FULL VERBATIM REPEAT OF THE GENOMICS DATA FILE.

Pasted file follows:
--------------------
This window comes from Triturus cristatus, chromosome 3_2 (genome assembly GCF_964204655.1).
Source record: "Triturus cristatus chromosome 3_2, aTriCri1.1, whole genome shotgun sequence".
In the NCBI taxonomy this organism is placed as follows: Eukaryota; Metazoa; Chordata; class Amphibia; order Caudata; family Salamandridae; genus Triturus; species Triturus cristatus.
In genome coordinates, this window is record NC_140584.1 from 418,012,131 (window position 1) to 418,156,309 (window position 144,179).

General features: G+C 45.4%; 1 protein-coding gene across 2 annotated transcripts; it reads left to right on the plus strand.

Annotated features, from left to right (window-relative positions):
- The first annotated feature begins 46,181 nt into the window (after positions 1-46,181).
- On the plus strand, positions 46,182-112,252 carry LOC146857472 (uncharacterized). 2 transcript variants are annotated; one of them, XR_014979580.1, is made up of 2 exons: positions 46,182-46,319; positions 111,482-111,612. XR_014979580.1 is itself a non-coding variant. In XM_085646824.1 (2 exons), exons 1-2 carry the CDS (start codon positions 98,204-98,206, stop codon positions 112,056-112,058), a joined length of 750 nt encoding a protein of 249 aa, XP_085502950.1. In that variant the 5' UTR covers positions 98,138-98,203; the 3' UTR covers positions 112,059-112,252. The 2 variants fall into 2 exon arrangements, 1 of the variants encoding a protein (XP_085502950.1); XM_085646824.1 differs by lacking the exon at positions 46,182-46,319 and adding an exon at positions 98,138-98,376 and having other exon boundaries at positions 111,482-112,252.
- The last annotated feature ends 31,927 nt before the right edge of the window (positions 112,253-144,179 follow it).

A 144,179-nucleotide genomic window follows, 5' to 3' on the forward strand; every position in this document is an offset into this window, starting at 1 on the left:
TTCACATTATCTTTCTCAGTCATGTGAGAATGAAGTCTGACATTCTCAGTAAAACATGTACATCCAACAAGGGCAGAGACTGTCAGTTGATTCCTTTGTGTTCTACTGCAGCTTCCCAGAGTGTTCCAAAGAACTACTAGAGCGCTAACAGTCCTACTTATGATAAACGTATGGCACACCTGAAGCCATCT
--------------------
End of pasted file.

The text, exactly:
This window comes from Triturus cristatus, chromosome 3_2 (genome assembly GCF_964204655.1).
Source record: "Triturus cristatus chromosome 3_2, aTriCri1.1, whole genome shotgun sequence".
In the NCBI taxonomy this organism is placed as follows: Eukaryota; Metazoa; Chordata; class Amphibia; order Caudata; family Salamandridae; genus Triturus; species Triturus cristatus.
In genome coordinates, this window is record NC_140584.1 from 418,012,131 (window position 1) to 418,156,309 (window position 144,179).

General features: G+C 45.4%; 1 protein-coding gene across 2 annotated transcripts; it reads left to right on the plus strand.

Annotated features, from left to right (window-relative positions):
- The first annotated feature begins 46,181 nt into the window (after positions 1-46,181).
- On the plus strand, positions 46,182-112,252 carry LOC146857472 (uncharacterized). 2 transcript variants are annotated; one of them, XR_014979580.1, is made up of 2 exons: positions 46,182-46,319; positions 111,482-111,612. XR_014979580.1 is itself a non-coding variant. In XM_085646824.1 (2 exons), exons 1-2 carry the CDS (start codon positions 98,204-98,206, stop codon positions 112,056-112,058), a joined length of 750 nt encoding a protein of 249 aa, XP_085502950.1. In that variant the 5' UTR covers positions 98,138-98,203; the 3' UTR covers positions 112,059-112,252. The 2 variants fall into 2 exon arrangements, 1 of the variants encoding a protein (XP_085502950.1); XM_085646824.1 differs by lacking the exon at positions 46,182-46,319 and adding an exon at positions 98,138-98,376 and having other exon boundaries at positions 111,482-112,252.
- The last annotated feature ends 31,927 nt before the right edge of the window (positions 112,253-144,179 follow it).

A 144,179-nucleotide genomic window follows, 5' to 3' on the forward strand; every position in this document is an offset into this window, starting at 1 on the left:
TTCACATTATCTTTCTCAGTCATGTGAGAATGAAGTCTGACATTCTCAGTAAAACATGTACATCCAACAAGGGCAGAGACTGTCAGTTGATTCCTTTGTGTTCTACTGCAGCTTCCCAGAGTGTTCCAAAGAACTACTAGAGCGCTAACAGTCCTACTTATGATAAACGTATGGCACACCTGAAGCCATCT